Broker Spotlight: Barb Cooper, PMN
Twenty years ago, Barb Cooper, CRS, GRI, PMN, was trying to sell a house. After receiving little advice from her agent regarding pricing and market strategy, she decided to get into the business herself. "That experience was my gateway to the industry," says Cooper, who is now a broker-associate with Coldwell Banker in Austin, TX.
Cooper transitioned to real estate from the high-tech industry and noticed commonalities between real estate and her previous position, in which she managed contracts and business relationships. "It's about building relationships and managing projects," she says.
Her early real estate experience also compelled Cooper to place a priority on stellar customer service. That holds true whether her clients are new to the home buying and selling process and thus need a bit more hand-holding, or have a few transactions under their belts. Either way, "I want to deliver great service," she says.
Since entering the real estate profession, Cooper has been affiliated with Coldwell Banker United. When she started, partnering with a large franchise was an obvious step: Cooper was new to the industry and had no professional connections. "You go with a brokerage and build your name," she says.
Even now, the services a large franchise can offer remains important, Cooper says. "I appreciate the support, the education and the opportunities."
For instance, having moved up to a broker-associate role, Cooper has access to the relocation services CB offers. Given the pace at which Austin is growing – the city reports that its population jumped by nearly 48,000 between 2010 and 2012 – this business is thriving.
That's not to say the market doesn't present challenges. One of the most significant for REALTORS® is the "exponential pace of change" in technology, Cooper says. Especially in a city like Austin, with a relatively high proportion of tech-savvy and younger clients, REALTORS® need to work to stay at the front of the curve, she adds. Given that REALTORS® also need to focus on their clients, finding the time to learn and apply new technology can be difficult.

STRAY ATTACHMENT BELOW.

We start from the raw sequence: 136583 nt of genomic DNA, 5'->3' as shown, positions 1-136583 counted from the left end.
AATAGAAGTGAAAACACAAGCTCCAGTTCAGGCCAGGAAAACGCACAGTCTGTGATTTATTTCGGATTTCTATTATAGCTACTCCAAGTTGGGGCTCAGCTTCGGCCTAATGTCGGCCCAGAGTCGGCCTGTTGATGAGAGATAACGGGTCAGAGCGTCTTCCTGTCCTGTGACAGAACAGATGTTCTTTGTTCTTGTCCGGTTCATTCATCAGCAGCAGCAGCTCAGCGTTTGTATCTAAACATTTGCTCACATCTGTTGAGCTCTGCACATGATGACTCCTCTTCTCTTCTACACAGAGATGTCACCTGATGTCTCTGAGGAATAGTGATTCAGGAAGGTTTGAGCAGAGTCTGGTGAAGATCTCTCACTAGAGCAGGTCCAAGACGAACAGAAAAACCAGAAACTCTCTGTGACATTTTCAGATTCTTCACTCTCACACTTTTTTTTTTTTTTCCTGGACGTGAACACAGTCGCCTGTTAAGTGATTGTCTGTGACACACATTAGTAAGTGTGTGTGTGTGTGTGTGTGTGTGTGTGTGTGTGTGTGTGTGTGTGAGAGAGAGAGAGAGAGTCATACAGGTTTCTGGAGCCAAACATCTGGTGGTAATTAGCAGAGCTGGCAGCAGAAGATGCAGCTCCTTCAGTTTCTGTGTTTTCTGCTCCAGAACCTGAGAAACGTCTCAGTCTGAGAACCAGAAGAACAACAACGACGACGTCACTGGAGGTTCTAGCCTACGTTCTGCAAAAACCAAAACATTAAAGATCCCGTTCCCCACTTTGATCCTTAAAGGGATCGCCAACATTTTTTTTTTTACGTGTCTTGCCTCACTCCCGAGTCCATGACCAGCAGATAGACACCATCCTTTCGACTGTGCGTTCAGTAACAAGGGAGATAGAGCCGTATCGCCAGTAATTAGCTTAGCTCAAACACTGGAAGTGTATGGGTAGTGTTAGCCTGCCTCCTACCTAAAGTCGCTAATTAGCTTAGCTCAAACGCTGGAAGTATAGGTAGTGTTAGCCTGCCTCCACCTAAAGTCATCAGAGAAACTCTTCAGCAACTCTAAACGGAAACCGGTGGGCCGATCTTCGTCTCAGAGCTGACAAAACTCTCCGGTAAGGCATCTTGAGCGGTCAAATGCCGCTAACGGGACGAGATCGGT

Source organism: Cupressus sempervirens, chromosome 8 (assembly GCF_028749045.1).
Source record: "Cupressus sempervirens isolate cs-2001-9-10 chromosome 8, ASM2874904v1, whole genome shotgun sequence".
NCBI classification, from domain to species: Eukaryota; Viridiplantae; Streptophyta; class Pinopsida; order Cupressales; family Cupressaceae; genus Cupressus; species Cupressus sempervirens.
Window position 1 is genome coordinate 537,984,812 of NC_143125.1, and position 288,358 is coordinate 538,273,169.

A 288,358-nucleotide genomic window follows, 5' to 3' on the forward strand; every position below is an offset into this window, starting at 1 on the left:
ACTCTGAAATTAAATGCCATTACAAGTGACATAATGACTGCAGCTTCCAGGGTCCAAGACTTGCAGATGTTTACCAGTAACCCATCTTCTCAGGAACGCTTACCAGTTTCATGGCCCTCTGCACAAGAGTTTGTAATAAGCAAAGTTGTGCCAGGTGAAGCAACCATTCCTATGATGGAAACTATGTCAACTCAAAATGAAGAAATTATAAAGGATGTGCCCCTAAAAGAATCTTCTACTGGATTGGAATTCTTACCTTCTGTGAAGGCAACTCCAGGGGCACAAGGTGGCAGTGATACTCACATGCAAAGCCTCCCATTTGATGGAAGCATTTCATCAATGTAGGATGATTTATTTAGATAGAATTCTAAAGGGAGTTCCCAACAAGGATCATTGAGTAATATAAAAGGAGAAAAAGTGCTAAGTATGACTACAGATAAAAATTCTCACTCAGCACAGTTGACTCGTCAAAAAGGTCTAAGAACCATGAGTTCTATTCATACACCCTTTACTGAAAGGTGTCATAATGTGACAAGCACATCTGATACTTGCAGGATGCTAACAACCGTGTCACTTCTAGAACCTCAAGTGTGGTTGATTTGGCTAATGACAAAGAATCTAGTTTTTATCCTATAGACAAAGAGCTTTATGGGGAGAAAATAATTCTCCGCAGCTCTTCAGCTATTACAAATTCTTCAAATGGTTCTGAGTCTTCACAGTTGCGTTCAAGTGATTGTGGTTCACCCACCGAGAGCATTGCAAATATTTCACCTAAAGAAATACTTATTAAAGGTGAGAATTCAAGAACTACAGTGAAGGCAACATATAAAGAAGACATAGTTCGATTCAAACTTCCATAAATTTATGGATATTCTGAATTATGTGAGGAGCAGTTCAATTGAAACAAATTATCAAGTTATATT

Even so, Cooper says it's critical. Prospective home buyers often are able to schedule just one trip to the city in which to look at houses. Cooper uses technology to make their visits as productive as possible. She'll text and email potential listings so that they can focus their actual visits on the neighborhoods and homes that best fit the buyers' needs. She also uses social media to stay connected with clients. "I have to work harder and faster for clients. The pace at which they need info is getting faster and faster," she says.
Keys to Success
Cooper's hard work is paying off. One sign: she recently received several referrals in one day. While noting that this isn't an everyday occurrence, Cooper said it was gratifying to see the rewards that can come when you try to provide a high level of service and take the time to meet and work with other real estate professionals through various professional organizations.
Indeed, Cooper has held a range of roles within several industry organizations. She currently is secretary and treasurer with the Austin Board of REALTORS® and is a committee chair with the Texas Association of REALTORS®. She's also served on a national steering committee for Women's Council.
"I like participating in my profession," Cooper says. "Personally, I get a lot out of it." Her clients appreciate the fact that she's involved in her industry. Working with other REALTORS® has helped her gained referral business. On a broader level, everyone benefits when REALTORS® are educated and up to date on trends, legislation and other issues that impact the industry, she adds.
Cooper also notes that the work she's done with organizations like Women's Council and NAR means that she is able to offer referrals of her own. If a former client is moving to another city and looking for assistance, Cooper can point her to a colleague she's met and perhaps worked with. "It's not just someone from a directory," she says. "I know they'll be in good hands."
While Cooper often needs to be ready to go at a moment's notice when prospective clients come into town, she also makes the effort to maintain a life outside of work. She tries to keep one weekend free each month to spend with her husband and schedules as many appointments as possible ahead of time. "I try to manage my time carefully."
Cooper also uses Austin's well-known music scene as an opportunity to both have fun and stay in touch with former clients. For instance, she's part of a group of about a dozen people, about two-thirds of whom are former clients, who head to Austin City Limits Music Festival each year. The members of the group engage in social media talk about the groups they want to see in the weeks heading up to the festival. After, they'll re-hash the performances they were able to see. "I use it as a fun opportunity to relax and see music. Using social media, I also use it as a relationship reminder."
Karen M. Kroll is a freelance writer from Chanhassen, MN.
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